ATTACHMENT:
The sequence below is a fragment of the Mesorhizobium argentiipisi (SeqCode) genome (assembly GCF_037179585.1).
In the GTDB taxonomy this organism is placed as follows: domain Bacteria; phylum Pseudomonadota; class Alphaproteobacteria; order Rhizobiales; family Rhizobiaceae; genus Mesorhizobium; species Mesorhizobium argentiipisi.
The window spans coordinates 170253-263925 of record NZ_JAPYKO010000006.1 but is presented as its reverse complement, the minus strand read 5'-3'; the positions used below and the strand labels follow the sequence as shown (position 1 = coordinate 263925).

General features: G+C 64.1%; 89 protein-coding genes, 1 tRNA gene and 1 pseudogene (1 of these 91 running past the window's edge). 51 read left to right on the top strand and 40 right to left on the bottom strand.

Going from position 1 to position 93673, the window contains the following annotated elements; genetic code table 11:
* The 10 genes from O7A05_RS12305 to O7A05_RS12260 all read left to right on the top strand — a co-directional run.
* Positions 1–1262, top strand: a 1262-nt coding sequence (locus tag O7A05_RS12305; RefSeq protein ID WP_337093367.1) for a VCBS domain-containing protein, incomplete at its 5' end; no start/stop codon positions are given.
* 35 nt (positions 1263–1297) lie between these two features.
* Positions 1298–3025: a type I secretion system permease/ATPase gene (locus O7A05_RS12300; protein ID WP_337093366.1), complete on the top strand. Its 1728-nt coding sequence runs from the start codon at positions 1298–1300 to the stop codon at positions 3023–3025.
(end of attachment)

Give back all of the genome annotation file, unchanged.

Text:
The sequence below is a fragment of the Mesorhizobium argentiipisi (SeqCode) genome (assembly GCF_037179585.1).
In the GTDB taxonomy this organism is placed as follows: domain Bacteria; phylum Pseudomonadota; class Alphaproteobacteria; order Rhizobiales; family Rhizobiaceae; genus Mesorhizobium; species Mesorhizobium argentiipisi.
The window spans coordinates 170253-263925 of record NZ_JAPYKO010000006.1 but is presented as its reverse complement, the minus strand read 5'-3'; the positions used below and the strand labels follow the sequence as shown (position 1 = coordinate 263925).

General features: G+C 64.1%; 89 protein-coding genes, 1 tRNA gene and 1 pseudogene (1 of these 91 running past the window's edge). 51 read left to right on the top strand and 40 right to left on the bottom strand.

Going from position 1 to position 93673, the window contains the following annotated elements; genetic code table 11:
* The 10 genes from O7A05_RS12305 to O7A05_RS12260 all read left to right on the top strand — a co-directional run.
* Positions 1–1262, top strand: a 1262-nt coding sequence (locus tag O7A05_RS12305; RefSeq protein ID WP_337093367.1) for a VCBS domain-containing protein, incomplete at its 5' end; no start/stop codon positions are given.
* 35 nt (positions 1263–1297) lie between these two features.
* Positions 1298–3025: a type I secretion system permease/ATPase gene (locus O7A05_RS12300; protein ID WP_337093366.1), complete on the top strand. Its 1728-nt coding sequence runs from the start codon at positions 1298–1300 to the stop codon at positions 3023–3025.